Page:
"I'm not mailing my letters to England." said Bill. "I'm keeping
them for her to read when she arrives."

"My sainted aunt!" said Archie.

Devotion like this was something beyond his outlook.



The personality that wins cost Archie two dollars in cash and a lot
of embarrassment when he asked for it at the store. To buy a
treatise of that name would automatically seem to argue that you
haven't a winning personality already, and Archie was at some pains
to explain to the girl behind the counter that he wanted it for a
friend. The girl seemed more interested in his English accent than
in his explanation, and Archie was uncomfortably aware, as he
receded, that she was practising it in an undertone for the benefit
of her colleagues and fellow-workers. However, what is a little
discomfort, if endured in friendship's name?

He was proceeding up Broadway after leaving the store when he
encountered Reggie van Tuyl, who was drifting along in
somnambulistic fashion near Thirty-Ninth Street.

"Hullo, Reggie old thing!" said Archie.

"Hullo!" said Reggie, a man of few words.

"I've just been buying a book for Bill Brewster," went on Archie.
"It appears that old Bill--What's the matter?"

He broke off his recital abruptly. A sort of spasm had passed across
his companion's features. The hand holding Archie's arm had
tightened convulsively. One would have said that Reginald had
received a shock.

"It's nothing," said Reggie. "I'm all right now. I caught sight of
that fellow's clothes rather suddenly. They shook me a bit. I'm all
right now," he said, bravely.

Archie, following his friend's gaze, understood. Reggie van Tuyl was
never at his strongest in the morning, and he had a sensitive eye
for clothes. He had been known to resign from clubs because members
exceeded the bounds in the matter of soft shirts with dinner-
jackets. And the short, thick-set man who was standing just in front
of them in attitude of restful immobility was certainly no dandy.
His best friend could not have called him dapper. Take him for all
in all and on the hoof, he might have been posing as a model for a
sketch of What the Well-Dressed Man Should Not Wear.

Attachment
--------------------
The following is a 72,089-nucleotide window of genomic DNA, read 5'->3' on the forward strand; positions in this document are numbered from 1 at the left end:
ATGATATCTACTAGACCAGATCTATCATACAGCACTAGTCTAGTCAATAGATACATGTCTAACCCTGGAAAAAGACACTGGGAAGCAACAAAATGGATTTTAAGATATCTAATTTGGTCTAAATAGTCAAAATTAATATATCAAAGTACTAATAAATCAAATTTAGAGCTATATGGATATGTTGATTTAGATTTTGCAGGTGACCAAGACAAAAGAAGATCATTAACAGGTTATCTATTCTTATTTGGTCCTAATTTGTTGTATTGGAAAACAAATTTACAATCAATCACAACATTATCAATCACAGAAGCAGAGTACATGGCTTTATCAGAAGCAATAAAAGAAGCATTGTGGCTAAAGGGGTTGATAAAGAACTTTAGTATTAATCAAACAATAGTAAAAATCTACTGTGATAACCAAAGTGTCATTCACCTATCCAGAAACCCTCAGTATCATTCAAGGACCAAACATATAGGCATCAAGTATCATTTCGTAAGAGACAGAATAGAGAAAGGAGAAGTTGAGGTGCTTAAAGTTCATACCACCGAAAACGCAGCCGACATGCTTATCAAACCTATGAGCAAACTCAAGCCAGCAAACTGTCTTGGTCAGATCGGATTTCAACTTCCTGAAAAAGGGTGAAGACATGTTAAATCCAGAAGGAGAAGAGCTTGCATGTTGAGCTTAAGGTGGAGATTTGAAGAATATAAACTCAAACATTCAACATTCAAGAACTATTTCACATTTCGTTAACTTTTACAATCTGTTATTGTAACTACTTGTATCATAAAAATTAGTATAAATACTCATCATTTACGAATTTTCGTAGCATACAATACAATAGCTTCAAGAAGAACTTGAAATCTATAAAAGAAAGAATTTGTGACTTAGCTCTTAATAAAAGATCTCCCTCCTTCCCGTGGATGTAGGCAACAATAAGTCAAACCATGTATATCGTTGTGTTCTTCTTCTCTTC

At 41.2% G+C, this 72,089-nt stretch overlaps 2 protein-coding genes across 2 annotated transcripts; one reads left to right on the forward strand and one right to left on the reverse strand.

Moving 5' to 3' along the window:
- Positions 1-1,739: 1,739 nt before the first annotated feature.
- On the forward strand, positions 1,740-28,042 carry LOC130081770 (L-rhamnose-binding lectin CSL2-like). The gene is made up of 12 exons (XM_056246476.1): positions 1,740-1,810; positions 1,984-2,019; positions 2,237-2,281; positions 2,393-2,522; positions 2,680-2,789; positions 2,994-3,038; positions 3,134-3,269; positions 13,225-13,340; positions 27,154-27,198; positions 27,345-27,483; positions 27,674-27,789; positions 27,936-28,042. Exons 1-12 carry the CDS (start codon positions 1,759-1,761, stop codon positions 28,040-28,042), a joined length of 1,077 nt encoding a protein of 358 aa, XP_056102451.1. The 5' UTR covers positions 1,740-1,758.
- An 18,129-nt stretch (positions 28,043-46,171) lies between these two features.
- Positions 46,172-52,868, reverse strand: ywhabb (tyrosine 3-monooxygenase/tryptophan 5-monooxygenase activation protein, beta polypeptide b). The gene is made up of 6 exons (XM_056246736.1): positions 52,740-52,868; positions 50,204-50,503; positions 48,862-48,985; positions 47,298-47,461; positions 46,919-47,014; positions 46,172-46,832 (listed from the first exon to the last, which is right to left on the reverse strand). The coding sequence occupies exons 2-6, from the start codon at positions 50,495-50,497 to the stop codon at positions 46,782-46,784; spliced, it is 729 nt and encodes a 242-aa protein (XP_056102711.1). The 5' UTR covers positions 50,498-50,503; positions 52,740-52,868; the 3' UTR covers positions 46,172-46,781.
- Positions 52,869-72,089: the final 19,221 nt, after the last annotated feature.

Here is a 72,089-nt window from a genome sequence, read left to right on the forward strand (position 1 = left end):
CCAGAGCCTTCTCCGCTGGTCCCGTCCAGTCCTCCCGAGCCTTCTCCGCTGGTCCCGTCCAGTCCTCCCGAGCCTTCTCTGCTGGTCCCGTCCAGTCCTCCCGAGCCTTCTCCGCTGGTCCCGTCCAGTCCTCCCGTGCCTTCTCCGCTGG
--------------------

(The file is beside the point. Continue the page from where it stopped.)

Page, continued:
In costume, as in most other things, it is best to take a definite
line and stick to it. This man had obviously vacillated. His neck
was swathed in a green scarf; he wore an evening-dress coat; and his
lower limbs were draped in a pair of tweed trousers built for a
larger man. To the north he was bounded by a straw hat, to the south
by brown shoes.

Archie surveyed the man's back carefully.

"Bit thick!" he said, sympathetically. "But of course Broadway isn't
Fifth Avenue. What I mean to say is, Bohemian licence and what not.
Broadway's crammed with deuced brainy devils who don't care how they
look. Probably this bird is a master-mind of some species."

"All the same, man's no right to wear evening-dress coat with tweed

"Absolutely not! I see what you mean."

At this point the sartorial offender turned. Seen from the front, he
was even more unnerving. He appeared to possess no shirt, though
this defect was offset by the fact that the tweed trousers fitted
snugly under the arms. He was not a handsome man. At his best he
could never have been that, and in the recent past he had managed to
acquire a scar that ran from the corner of his mouth half-way across
his cheek. Even when his face was in repose he had an odd
expression; and when, as he chanced to do now, he smiled, odd became
a mild adjective, quite inadequate for purposes of description. It
was not an unpleasant face, however. Unquestionably genial, indeed.
There was something in it that had a quality of humorous appeal.

Archie started. He stared at the man, Memory stirred.

"Great Scot!" he cried. "It's the Sausage Chappie!"

Reginald van Tuyl gave a little moan. He was not used to this sort
of thing. A sensitive young man as regarded scenes, Archie's
behaviour unmanned him. For Archie, releasing his arm, had bounded
forward and was shaking the other's hand warmly.

"Well, well, well! My dear old chap! You must remember me, what? No?

The man with the scar seemed puzzled. He shuffled the brown shoes,
patted the straw hat, and eyed Archie questioningly.

"I don't seem to place you," he said.

Archie slapped the back of the evening-dress coat. He linked his arm
affectionately with that of the dress-reformer.

"We met outside St Mihiel in the war. You gave me a bit of sausage.
One of the most sporting events in history. Nobody but a real
sportsman would have parted with a bit of sausage at that moment to
a stranger. Never forgotten it, by Jove. Saved my life, absolutely.
Hadn't chewed a morse for eight hours. Well, have you got anything
on? I mean to say, you aren't booked for lunch or any rot of that
species, are you? Fine! Then I move we all toddle off and get a bite
somewhere." He squeezed the other's arm fondly. "Fancy meeting you
again like this! I've often wondered what became of you. But, by
Jove, I was forgetting. Dashed rude of me. My friend, Mr. van Tuyl."

Reggie gulped. The longer he looked at it, the harder this man's
costume was to bear. His eye passed shudderingly from the brown
shoes to the tweed trousers, to the green scarf, from the green
scarf to the straw hat.

"Sorry," he mumbled. "Just remembered. Important date. Late already.
Er--see you some time--"

He melted away, a broken man. Archie was not sorry to see him go.
Reggie was a good chap, but he would undoubtedly have been de trop
at this reunion.

"I vote we go to the Cosmopolis," he said, steering his newly-found
friend through the crowd. "The browsing and sluicing isn't bad
there, and I can sign the bill which is no small consideration

The Sausage Chappie chuckled amusedly.

"I can't go to a place like the Cosmopolis looking like this."

Archie, was a little embarrassed.

"Oh, I don't know, you know, don't you know!" he said. "Still, since